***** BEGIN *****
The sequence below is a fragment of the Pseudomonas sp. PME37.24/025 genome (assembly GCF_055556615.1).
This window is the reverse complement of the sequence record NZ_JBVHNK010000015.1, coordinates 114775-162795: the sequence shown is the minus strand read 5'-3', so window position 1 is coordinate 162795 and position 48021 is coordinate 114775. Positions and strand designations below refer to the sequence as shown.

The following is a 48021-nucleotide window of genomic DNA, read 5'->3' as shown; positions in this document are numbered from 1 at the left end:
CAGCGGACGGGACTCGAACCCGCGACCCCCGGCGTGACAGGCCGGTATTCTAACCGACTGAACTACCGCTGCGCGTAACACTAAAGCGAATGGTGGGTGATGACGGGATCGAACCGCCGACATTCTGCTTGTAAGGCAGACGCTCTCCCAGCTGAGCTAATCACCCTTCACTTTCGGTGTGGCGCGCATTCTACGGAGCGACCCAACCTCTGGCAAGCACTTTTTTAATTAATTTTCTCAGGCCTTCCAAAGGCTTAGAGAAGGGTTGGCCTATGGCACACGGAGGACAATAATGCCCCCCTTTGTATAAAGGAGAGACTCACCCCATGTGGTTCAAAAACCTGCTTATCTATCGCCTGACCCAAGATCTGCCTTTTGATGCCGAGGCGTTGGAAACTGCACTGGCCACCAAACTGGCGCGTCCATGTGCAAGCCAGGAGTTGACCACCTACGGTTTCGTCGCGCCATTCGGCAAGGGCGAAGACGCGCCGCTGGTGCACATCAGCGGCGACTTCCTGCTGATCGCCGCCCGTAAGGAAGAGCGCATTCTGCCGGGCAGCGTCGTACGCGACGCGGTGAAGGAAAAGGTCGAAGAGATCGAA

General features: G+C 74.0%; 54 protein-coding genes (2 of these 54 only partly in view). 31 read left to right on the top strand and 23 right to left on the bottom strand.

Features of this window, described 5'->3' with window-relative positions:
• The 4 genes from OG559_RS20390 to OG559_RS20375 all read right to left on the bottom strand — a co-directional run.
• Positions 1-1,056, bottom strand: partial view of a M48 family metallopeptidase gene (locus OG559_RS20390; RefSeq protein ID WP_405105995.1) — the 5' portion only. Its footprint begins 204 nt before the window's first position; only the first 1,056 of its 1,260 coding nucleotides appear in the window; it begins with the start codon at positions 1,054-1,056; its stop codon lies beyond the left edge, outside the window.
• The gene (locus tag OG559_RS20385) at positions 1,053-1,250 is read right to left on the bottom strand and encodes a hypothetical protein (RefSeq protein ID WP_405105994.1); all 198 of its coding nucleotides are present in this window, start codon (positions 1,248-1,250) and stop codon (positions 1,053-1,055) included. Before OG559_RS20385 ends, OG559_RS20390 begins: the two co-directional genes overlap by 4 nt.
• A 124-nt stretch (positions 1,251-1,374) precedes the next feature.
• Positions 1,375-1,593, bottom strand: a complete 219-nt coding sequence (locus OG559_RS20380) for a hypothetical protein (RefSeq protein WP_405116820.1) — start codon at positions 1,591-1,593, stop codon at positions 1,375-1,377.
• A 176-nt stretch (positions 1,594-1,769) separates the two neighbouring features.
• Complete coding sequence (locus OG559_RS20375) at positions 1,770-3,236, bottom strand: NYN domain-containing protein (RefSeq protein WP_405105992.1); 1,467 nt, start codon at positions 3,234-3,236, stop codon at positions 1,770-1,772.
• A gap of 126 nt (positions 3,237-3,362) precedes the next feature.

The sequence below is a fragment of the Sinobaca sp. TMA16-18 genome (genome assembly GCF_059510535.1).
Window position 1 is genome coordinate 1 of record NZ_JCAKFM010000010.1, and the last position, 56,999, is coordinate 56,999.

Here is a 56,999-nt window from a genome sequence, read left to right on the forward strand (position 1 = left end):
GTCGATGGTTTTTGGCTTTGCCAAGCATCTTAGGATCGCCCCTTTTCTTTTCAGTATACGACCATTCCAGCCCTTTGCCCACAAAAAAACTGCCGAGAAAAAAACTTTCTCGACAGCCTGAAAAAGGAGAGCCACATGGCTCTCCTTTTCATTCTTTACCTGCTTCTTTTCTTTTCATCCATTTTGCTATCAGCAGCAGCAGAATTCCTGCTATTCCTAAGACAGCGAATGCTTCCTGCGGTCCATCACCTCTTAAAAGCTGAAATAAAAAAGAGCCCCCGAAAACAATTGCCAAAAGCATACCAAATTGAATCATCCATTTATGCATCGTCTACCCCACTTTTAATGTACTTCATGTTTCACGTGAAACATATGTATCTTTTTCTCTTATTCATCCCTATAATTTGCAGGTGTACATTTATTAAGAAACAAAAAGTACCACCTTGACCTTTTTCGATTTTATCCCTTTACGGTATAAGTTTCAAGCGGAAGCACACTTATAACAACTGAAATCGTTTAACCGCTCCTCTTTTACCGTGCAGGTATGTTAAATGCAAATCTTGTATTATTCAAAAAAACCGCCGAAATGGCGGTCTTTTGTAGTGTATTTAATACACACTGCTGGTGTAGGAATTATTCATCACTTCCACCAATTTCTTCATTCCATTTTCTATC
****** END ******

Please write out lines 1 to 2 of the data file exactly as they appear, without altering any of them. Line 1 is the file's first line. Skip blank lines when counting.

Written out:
The sequence below is a fragment of the Pseudomonas sp. PME37.24/025 genome (assembly GCF_055556615.1).
This window is the reverse complement of the sequence record NZ_JBVHNK010000015.1, coordinates 114775-162795: the sequence shown is the minus strand read 5'-3', so window position 1 is coordinate 162795 and position 48021 is coordinate 114775. Positions and strand designations below refer to the sequence as shown.